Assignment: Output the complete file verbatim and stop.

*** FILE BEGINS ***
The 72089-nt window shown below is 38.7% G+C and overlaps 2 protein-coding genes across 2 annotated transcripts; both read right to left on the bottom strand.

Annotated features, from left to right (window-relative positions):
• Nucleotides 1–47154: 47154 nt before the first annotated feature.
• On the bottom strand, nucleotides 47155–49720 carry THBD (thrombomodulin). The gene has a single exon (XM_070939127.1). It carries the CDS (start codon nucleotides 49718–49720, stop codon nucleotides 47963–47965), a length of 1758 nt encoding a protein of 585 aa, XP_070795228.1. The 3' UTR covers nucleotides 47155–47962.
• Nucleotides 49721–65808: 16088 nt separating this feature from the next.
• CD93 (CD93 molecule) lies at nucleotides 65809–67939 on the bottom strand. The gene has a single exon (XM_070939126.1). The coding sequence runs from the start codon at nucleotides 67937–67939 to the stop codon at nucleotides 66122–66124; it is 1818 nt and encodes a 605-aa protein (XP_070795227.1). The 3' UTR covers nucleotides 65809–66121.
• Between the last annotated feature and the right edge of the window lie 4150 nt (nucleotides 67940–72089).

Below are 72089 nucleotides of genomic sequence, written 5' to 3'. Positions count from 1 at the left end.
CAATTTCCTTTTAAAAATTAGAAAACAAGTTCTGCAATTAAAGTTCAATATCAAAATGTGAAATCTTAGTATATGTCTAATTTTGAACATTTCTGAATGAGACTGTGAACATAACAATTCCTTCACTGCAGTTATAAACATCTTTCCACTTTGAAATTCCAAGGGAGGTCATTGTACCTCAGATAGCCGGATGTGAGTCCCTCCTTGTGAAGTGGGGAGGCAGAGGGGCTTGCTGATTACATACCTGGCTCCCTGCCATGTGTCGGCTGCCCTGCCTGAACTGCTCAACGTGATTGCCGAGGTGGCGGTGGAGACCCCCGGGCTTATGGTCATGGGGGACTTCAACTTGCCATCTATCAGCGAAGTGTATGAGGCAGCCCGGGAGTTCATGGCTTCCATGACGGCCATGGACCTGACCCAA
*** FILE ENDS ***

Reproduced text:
The 72089-nt window shown below is 38.7% G+C and overlaps 2 protein-coding genes across 2 annotated transcripts; both read right to left on the bottom strand.

Annotated features, from left to right (window-relative positions):
• Nucleotides 1–47154: 47154 nt before the first annotated feature.
• On the bottom strand, nucleotides 47155–49720 carry THBD (thrombomodulin). The gene has a single exon (XM_070939127.1). It carries the CDS (start codon nucleotides 49718–49720, stop codon nucleotides 47963–47965), a length of 1758 nt encoding a protein of 585 aa, XP_070795228.1. The 3' UTR covers nucleotides 47155–47962.
• Nucleotides 49721–65808: 16088 nt separating this feature from the next.
• CD93 (CD93 molecule) lies at nucleotides 65809–67939 on the bottom strand. The gene has a single exon (XM_070939126.1). The coding sequence runs from the start codon at nucleotides 67937–67939 to the stop codon at nucleotides 66122–66124; it is 1818 nt and encodes a 605-aa protein (XP_070795227.1). The 3' UTR covers nucleotides 65809–66121.
• Between the last annotated feature and the right edge of the window lie 4150 nt (nucleotides 67940–72089).

Below are 72089 nucleotides of genomic sequence, written 5' to 3'. Positions count from 1 at the left end.
CAATTTCCTTTTAAAAATTAGAAAACAAGTTCTGCAATTAAAGTTCAATATCAAAATGTGAAATCTTAGTATATGTCTAATTTTGAACATTTCTGAATGAGACTGTGAACATAACAATTCCTTCACTGCAGTTATAAACATCTTTCCACTTTGAAATTCCAAGGGAGGTCATTGTACCTCAGATAGCCGGATGTGAGTCCCTCCTTGTGAAGTGGGGAGGCAGAGGGGCTTGCTGATTACATACCTGGCTCCCTGCCATGTGTCGGCTGCCCTGCCTGAACTGCTCAACGTGATTGCCGAGGTGGCGGTGGAGACCCCCGGGCTTATGGTCATGGGGGACTTCAACTTGCCATCTATCAGCGAAGTGTATGAGGCAGCCCGGGAGTTCATGGCTTCCATGACGGCCATGGACCTGACCCAA